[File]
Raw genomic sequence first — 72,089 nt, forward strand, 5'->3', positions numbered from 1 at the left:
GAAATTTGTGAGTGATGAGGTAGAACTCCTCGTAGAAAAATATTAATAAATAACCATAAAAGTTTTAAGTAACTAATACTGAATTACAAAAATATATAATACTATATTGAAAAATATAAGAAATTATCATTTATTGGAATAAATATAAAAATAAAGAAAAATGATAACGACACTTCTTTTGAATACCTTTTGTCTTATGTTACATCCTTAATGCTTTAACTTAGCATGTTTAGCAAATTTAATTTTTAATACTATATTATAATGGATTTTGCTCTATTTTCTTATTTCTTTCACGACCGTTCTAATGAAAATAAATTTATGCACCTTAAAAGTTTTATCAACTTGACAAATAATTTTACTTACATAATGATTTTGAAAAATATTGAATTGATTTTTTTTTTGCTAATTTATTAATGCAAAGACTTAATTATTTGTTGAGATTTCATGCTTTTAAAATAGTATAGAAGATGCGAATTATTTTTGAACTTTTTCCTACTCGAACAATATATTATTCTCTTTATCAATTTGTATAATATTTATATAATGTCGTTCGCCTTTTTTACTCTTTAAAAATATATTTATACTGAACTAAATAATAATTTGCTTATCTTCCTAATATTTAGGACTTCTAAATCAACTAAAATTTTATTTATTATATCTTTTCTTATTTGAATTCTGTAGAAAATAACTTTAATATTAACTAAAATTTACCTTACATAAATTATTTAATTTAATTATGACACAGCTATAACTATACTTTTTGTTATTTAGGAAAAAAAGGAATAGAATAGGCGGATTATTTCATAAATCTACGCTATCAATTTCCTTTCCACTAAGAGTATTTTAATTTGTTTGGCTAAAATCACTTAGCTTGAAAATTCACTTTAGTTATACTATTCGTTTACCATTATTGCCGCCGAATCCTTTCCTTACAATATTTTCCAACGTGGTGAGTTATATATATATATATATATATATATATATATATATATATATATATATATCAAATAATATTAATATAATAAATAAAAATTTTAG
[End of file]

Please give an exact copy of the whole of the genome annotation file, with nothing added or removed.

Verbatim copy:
Raw genomic sequence first — 72,089 nt, forward strand, 5'->3', positions numbered from 1 at the left:
GAAATTTGTGAGTGATGAGGTAGAACTCCTCGTAGAAAAATATTAATAAATAACCATAAAAGTTTTAAGTAACTAATACTGAATTACAAAAATATATAATACTATATTGAAAAATATAAGAAATTATCATTTATTGGAATAAATATAAAAATAAAGAAAAATGATAACGACACTTCTTTTGAATACCTTTTGTCTTATGTTACATCCTTAATGCTTTAACTTAGCATGTTTAGCAAATTTAATTTTTAATACTATATTATAATGGATTTTGCTCTATTTTCTTATTTCTTTCACGACCGTTCTAATGAAAATAAATTTATGCACCTTAAAAGTTTTATCAACTTGACAAATAATTTTACTTACATAATGATTTTGAAAAATATTGAATTGATTTTTTTTTTGCTAATTTATTAATGCAAAGACTTAATTATTTGTTGAGATTTCATGCTTTTAAAATAGTATAGAAGATGCGAATTATTTTTGAACTTTTTCCTACTCGAACAATATATTATTCTCTTTATCAATTTGTATAATATTTATATAATGTCGTTCGCCTTTTTTACTCTTTAAAAATATATTTATACTGAACTAAATAATAATTTGCTTATCTTCCTAATATTTAGGACTTCTAAATCAACTAAAATTTTATTTATTATATCTTTTCTTATTTGAATTCTGTAGAAAATAACTTTAATATTAACTAAAATTTACCTTACATAAATTATTTAATTTAATTATGACACAGCTATAACTATACTTTTTGTTATTTAGGAAAAAAAGGAATAGAATAGGCGGATTATTTCATAAATCTACGCTATCAATTTCCTTTCCACTAAGAGTATTTTAATTTGTTTGGCTAAAATCACTTAGCTTGAAAATTCACTTTAGTTATACTATTCGTTTACCATTATTGCCGCCGAATCCTTTCCTTACAATATTTTCCAACGTGGTGAGTTATATATATATATATATATATATATATATATATATATATATATATATATCAAATAATATTAATATAATAAATAAAAATTTTAG